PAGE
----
The Corner


Can Republicans Recapture the House in 2020?

Based on the elections that have been called, Democrats will have 225 seats in the next House. They are leading in five of the 13 remaining seats. Henry Olsen concludes, “Come 2020, the GOP will need to gain only a dozen or so seats to retake the House, a mark it can easily meet by focusing on working-class Democratic districts and some close, mixed seats that Republican candidates barely lost this week.”

Republicans have not, however, tended to pick up many House seats during presidential-election cycles, even when they win those presidential elections. In 1988 (George H. W. Bush’s election), they won two fewer seats than they had won in 1986; in 2000 (George W. Bush’s election), they won three fewer seats than the election before; and in 2016 (President Trump’s election), they won six fewer seats than they had in 2014. Republicans’ best presidential-election year since Reagan left office was in 1992 — they picked up nine seats between the 1991 and 1993 Congresses — which I’m guessing reflects both Bill Clinton’s winning election with a minority of the popular vote and the GOP’s gaining ground because of redistricting and reapportionment.

If Republicans gain a dozen seats between the start of this next Congress and the start of the one after that, it will be their best presidential-cycle performance since 1984 (when they won 15 more seats than they had won in 1982). That doesn’t mean it’s impossible, but it provides a sense of the scale of the challenge.

Oh, and the last time control of the House flipped back and forth in two successive elections? Republicans won a majority in 1952 (with Eisenhower’s first election) and then lost it in 1954.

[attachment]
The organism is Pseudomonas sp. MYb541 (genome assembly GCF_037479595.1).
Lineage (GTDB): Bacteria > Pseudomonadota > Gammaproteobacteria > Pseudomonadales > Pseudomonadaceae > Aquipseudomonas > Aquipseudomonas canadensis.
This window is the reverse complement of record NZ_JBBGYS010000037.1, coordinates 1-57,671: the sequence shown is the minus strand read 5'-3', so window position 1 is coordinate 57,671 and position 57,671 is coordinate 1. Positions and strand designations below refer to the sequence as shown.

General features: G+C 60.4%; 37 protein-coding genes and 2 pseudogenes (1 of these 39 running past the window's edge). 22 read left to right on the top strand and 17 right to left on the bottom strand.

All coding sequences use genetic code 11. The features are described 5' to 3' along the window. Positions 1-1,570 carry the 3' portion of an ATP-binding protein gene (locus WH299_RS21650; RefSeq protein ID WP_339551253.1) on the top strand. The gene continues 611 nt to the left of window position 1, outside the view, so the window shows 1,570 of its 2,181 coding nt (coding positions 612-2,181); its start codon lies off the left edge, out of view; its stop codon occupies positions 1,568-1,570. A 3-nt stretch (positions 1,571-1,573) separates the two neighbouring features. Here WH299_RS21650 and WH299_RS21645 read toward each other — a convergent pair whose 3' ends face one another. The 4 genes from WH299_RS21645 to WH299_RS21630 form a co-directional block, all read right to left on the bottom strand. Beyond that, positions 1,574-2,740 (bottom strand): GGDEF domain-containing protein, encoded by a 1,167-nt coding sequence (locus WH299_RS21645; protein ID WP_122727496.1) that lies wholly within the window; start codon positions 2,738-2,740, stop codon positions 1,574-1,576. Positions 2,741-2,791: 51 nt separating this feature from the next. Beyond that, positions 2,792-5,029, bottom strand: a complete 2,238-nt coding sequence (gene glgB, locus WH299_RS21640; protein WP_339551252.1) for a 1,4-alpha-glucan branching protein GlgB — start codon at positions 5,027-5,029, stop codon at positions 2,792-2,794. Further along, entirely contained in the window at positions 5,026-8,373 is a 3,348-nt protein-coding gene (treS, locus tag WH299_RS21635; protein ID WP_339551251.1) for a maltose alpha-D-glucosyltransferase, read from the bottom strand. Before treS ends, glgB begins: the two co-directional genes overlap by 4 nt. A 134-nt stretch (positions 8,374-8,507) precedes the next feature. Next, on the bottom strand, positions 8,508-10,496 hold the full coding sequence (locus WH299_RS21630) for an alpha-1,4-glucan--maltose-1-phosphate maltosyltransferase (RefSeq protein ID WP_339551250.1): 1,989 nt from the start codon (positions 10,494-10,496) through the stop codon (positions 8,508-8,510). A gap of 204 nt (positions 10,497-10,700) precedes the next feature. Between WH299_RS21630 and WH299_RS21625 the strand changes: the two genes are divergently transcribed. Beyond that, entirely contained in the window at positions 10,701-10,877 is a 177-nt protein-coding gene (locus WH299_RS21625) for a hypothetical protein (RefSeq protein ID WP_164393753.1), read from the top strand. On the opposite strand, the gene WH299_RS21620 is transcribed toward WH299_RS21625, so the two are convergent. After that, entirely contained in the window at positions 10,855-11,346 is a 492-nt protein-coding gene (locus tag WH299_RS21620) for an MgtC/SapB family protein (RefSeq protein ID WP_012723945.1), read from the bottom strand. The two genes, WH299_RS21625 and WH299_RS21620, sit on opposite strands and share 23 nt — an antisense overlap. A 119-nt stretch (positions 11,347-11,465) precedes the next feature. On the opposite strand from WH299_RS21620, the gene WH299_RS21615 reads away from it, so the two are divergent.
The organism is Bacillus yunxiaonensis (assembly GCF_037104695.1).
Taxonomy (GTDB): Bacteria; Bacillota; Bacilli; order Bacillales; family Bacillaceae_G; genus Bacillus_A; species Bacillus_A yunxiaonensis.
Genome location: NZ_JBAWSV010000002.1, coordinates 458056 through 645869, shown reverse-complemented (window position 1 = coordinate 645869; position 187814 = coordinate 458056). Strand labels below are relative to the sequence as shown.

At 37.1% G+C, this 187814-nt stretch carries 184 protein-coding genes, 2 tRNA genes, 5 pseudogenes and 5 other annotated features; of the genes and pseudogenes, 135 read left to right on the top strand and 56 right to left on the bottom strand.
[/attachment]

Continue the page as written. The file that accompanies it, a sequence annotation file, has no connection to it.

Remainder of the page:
Ramesh Ponnuru — Ramesh Ponnuru is a senior editor for National Review, a columnist for Bloomberg Opinion, a visiting fellow at the American Enterprise Institute, and a senior fellow at the National Review Institute.

Most Popular

Politics & Policy

Kat Timpf Chased Out of Brooklyn Bar

Fox News personality and National Review contributor Kat Timpf was forced to leave a bar in Brooklyn over the weekend after a woman she had never met became enraged upon learning she worked in conservative media. Timpf, who has twice previously been harassed while socializing in New York City, first described ... Read More
Film & TV

The Dan Crenshaw Moment

Given the spirit of our times, things could have gone so differently. On November 3, when Saturday Night Live comic Pete Davidson mocked Texas Republican Dan Crenshaw’s eye patch, saying he looked like a “hit man in a porno movie” — then adding, “I know he lost his eye in war or whatever” — it was a ... Read More

The Present American Revolution

The revolution of 1776 sought to turn a colony of Great Britain into a new independent republic based on constitutionally protected freedom. It succeeded with the creation of the United States. The failed revolution of 1861, by a slave-owning South declaring its independence from the Union, sought to bifurcate ... Read More

Florida’s Shame, and Ours

Conspiracy theories are bad for civic life. So are conspiracies. I wonder if there is one mentally normal adult walking these fruited plains -- even the most craven, abject, brain-dead partisan Democrat -- who believes that what has been going on in Broward County, Fla., is anything other than a brazen ... Read More

There’s No ‘Neo-Jim Crow’ in Georgia

In the overtime of the 2018 elections, the Left can’t decide whether it opposes casting doubt on election results or insists on it. In the case of the Georgia gubernatorial election, narrowly lost by African-American activist Stacey Abrams, it’s unquestionably the latter. A cottage industry has grown up ... Read More